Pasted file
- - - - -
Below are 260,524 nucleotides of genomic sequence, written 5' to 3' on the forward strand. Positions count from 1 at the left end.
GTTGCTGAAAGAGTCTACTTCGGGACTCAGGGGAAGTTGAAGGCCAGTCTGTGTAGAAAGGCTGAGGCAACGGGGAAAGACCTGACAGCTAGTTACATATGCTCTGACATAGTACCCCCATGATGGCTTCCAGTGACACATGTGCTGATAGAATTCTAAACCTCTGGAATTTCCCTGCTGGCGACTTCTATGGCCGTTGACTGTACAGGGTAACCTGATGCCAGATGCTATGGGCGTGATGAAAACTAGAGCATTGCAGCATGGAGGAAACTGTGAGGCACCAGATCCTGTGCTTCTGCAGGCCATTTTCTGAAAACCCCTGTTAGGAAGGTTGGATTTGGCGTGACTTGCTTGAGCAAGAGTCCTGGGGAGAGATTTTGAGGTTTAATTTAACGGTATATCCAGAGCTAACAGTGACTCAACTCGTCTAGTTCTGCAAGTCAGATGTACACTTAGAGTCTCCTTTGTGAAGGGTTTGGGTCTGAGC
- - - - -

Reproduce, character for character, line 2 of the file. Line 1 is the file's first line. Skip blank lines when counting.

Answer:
GTTGCTGAAAGAGTCTACTTCGGGACTCAGGGGAAGTTGAAGGCCAGTCTGTGTAGAAAGGCTGAGGCAACGGGGAAAGACCTGACAGCTAGTTACATATGCTCTGACATAGTACCCCCATGATGGCTTCCAGTGACACATGTGCTGATAGAATTCTAAACCTCTGGAATTTCCCTGCTGGCGACTTCTATGGCCGTTGACTGTACAGGGTAACCTGATGCCAGATGCTATGGGCGTGATGAAAACTAGAGCATTGCAGCATGGAGGAAACTGTGAGGCACCAGATCCTGTGCTTCTGCAGGCCATTTTCTGAAAACCCCTGTTAGGAAGGTTGGATTTGGCGTGACTTGCTTGAGCAAGAGTCCTGGGGAGAGATTTTGAGGTTTAATTTAACGGTATATCCAGAGCTAACAGTGACTCAACTCGTCTAGTTCTGCAAGTCAGATGTACACTTAGAGTCTCCTTTGTGAAGGGTTTGGGTCTGAGC